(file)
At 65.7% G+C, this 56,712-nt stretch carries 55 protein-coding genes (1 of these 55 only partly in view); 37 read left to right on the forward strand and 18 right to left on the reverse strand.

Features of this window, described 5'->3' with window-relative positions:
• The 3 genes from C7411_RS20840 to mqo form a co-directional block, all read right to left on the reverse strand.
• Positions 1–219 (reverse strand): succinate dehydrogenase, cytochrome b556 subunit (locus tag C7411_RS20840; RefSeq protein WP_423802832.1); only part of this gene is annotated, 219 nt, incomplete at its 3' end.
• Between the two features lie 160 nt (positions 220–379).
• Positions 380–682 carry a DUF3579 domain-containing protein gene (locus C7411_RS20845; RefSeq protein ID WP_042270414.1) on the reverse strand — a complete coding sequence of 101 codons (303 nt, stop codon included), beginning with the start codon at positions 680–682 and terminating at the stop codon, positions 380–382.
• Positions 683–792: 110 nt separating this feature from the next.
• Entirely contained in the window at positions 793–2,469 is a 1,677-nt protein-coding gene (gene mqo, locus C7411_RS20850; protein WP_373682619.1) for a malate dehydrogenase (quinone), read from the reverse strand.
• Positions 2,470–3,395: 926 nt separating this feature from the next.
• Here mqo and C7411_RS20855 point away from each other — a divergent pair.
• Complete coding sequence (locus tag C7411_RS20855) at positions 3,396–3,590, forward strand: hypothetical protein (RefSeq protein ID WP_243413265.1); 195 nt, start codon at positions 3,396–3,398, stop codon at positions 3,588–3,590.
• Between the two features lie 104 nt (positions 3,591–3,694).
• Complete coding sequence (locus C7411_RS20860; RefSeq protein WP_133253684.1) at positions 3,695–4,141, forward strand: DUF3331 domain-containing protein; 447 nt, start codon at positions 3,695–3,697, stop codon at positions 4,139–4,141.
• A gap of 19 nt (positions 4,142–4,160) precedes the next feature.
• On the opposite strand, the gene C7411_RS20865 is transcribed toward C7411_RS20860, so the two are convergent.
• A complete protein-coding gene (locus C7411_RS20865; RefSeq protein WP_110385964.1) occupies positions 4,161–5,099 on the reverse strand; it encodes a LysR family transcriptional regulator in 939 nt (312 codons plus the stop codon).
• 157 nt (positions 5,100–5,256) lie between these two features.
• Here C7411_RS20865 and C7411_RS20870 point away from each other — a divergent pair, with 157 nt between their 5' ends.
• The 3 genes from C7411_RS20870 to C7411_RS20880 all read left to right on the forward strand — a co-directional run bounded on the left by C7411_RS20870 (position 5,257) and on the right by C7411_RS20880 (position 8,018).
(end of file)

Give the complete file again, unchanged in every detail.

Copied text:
At 65.7% G+C, this 56,712-nt stretch carries 55 protein-coding genes (1 of these 55 only partly in view); 37 read left to right on the forward strand and 18 right to left on the reverse strand.

Features of this window, described 5'->3' with window-relative positions:
• The 3 genes from C7411_RS20840 to mqo form a co-directional block, all read right to left on the reverse strand.
• Positions 1–219 (reverse strand): succinate dehydrogenase, cytochrome b556 subunit (locus tag C7411_RS20840; RefSeq protein WP_423802832.1); only part of this gene is annotated, 219 nt, incomplete at its 3' end.
• Between the two features lie 160 nt (positions 220–379).
• Positions 380–682 carry a DUF3579 domain-containing protein gene (locus C7411_RS20845; RefSeq protein ID WP_042270414.1) on the reverse strand — a complete coding sequence of 101 codons (303 nt, stop codon included), beginning with the start codon at positions 680–682 and terminating at the stop codon, positions 380–382.
• Positions 683–792: 110 nt separating this feature from the next.
• Entirely contained in the window at positions 793–2,469 is a 1,677-nt protein-coding gene (gene mqo, locus C7411_RS20850; protein WP_373682619.1) for a malate dehydrogenase (quinone), read from the reverse strand.
• Positions 2,470–3,395: 926 nt separating this feature from the next.
• Here mqo and C7411_RS20855 point away from each other — a divergent pair.
• Complete coding sequence (locus tag C7411_RS20855) at positions 3,396–3,590, forward strand: hypothetical protein (RefSeq protein ID WP_243413265.1); 195 nt, start codon at positions 3,396–3,398, stop codon at positions 3,588–3,590.
• Between the two features lie 104 nt (positions 3,591–3,694).
• Complete coding sequence (locus C7411_RS20860; RefSeq protein WP_133253684.1) at positions 3,695–4,141, forward strand: DUF3331 domain-containing protein; 447 nt, start codon at positions 3,695–3,697, stop codon at positions 4,139–4,141.
• A gap of 19 nt (positions 4,142–4,160) precedes the next feature.
• On the opposite strand, the gene C7411_RS20865 is transcribed toward C7411_RS20860, so the two are convergent.
• A complete protein-coding gene (locus C7411_RS20865; RefSeq protein WP_110385964.1) occupies positions 4,161–5,099 on the reverse strand; it encodes a LysR family transcriptional regulator in 939 nt (312 codons plus the stop codon).
• 157 nt (positions 5,100–5,256) lie between these two features.
• Here C7411_RS20865 and C7411_RS20870 point away from each other — a divergent pair, with 157 nt between their 5' ends.
• The 3 genes from C7411_RS20870 to C7411_RS20880 all read left to right on the forward strand — a co-directional run bounded on the left by C7411_RS20870 (position 5,257) and on the right by C7411_RS20880 (position 8,018).